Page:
There are some Linux open source tools like iperf, netperf can be used to generate ethernet tarrfic for throughput testing. Those tools can get a ballpark number only. There are vendors like IXIA, Spirent, which design the dedicate measurement tools. For the last few days, as I’m evaluating the different software architecture for the next routing platform I’m going to work on this year, I used Spirent SPT-9000A to perform ethernet throughput testing.
Testing Setup Topology
Before we get into how to use Spirent to do the testing, we must introduce the setup topology below:
1. Spirent chassis
This is the heart of testing setup. It has an ethernet interface for management, which is used to comminucate to Spirent test center application, Spirent lab server. It mutiple slots to host mutiple testing modules. Each slot has multiple ports, which will generate/receive ethernet traffic.
2. Laptop/Desktop running Windows OS
It needs to have “Spirent TestCenter” application suites installed under Windows. It includes applications:
3. Lab Server
This is a Fedora virtual machine from Spirent. This virtual machine is hosted inside VirtualBox, which runs inside UCS server, which has Redhat Enterprise Linux 6.8 running.
4. Unit Under Testing (UUT)
UUT’s ethernet interfaces will be connected to the respective ports in one of module inserted in one slot.
There are two ways to run testing:
Basic concepts for Spirent test center application:
This means the Spirent test physical box, which has an ethernet interface which is for Spirent Test Center or Lab Server to communicate to. You need to know the IP address of the Chassis. After launch the application, the first thing you need to do is to connect to chassis by clicking “Chassis” toolbar button, or menu “Action->Chassis”, then you need input Chassis IP address.
The modules (generates testing traffic) are inserted into respective slots. Each module has many ports (e.g. 12 ports). These are physcial ethernet ports, either with RJ-45 or SFP as connector. After connected to Chassis, you can reserve the ports allocated for your testing. The selected ports will be shown under “All Ports” folder in the left navigation tree.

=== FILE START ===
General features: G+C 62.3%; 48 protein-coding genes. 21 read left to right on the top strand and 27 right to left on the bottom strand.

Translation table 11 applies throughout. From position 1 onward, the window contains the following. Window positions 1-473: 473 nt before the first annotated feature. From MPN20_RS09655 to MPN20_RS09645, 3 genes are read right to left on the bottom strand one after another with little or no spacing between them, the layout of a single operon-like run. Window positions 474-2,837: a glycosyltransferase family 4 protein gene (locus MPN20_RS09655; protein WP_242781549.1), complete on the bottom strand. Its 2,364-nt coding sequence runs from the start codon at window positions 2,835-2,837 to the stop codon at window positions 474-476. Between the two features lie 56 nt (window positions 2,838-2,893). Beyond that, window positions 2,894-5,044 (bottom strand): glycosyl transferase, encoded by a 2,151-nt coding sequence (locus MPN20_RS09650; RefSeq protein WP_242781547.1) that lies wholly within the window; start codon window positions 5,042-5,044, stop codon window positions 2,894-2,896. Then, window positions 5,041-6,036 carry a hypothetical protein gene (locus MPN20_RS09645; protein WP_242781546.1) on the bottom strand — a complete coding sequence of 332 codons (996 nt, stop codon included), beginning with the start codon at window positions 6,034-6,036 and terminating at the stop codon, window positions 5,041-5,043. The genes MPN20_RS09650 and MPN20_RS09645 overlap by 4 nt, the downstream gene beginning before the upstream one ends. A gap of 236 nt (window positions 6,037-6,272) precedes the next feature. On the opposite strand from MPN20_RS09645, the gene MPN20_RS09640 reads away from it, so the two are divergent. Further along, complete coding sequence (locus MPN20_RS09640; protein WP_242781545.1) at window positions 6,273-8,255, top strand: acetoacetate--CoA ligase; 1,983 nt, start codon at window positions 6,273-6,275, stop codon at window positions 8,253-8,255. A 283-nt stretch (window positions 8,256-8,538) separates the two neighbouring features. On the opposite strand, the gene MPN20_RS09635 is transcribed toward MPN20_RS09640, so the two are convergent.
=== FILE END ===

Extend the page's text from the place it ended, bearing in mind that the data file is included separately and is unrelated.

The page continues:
The device is a logical entity created inside Spirent Test Center application to emulate different host, router etc. Each port can have mutiple devices. However I use one device per port only to keep it simple. The device can be created by “Wizards” -> Devices -> Create Devices. Here you need specify the device IP address, gateway IP address etc. The created devices will be shown under “All Devices” folder in the left navigation tree.
The traffic stream is to define how the testing traffic is to be generayed, from which source device to destination device, plus packet size, pattern. The traffic can be created by “Wizards” -> Traffic -> Create traffic. The created traffic streams will be shown under “All Stream Blocks”
After traffic stream created, it will be assigned to respective ports. From the traffic generator, the traffic load can be specified.
There are standards like RFC 2544, RFC 2899, which defines how to perform benchmark testing. Spirent supports that.E.g. Under “Wizards->Benchmarking-> RFC 2544”. This can simply the testing a lot. It also let you create device, traffic, define benchmark testing traffic range etc.
Please watch the following two videos for actual testing steps using Spirent Test Center Application.
Perform testing by pumping 700mbps with packet size 1024 bytes from Spirent port 7 to port 8, bi-directions.
Port 7 (IP address: 22.214.171.124/24) is connected to IR809 GE0(IP address: 126.96.36.199/24);
Port 8 (IP address: 188.8.131.52/24) is connected to IR809 GE1 (IP address: 184.108.40.206/24)
Perform RFC 2544 Benchmarking testing by starting with 700mbps with packet size 1024 bytes and IMIX from Spirent port 7 to port 8, bi-directions.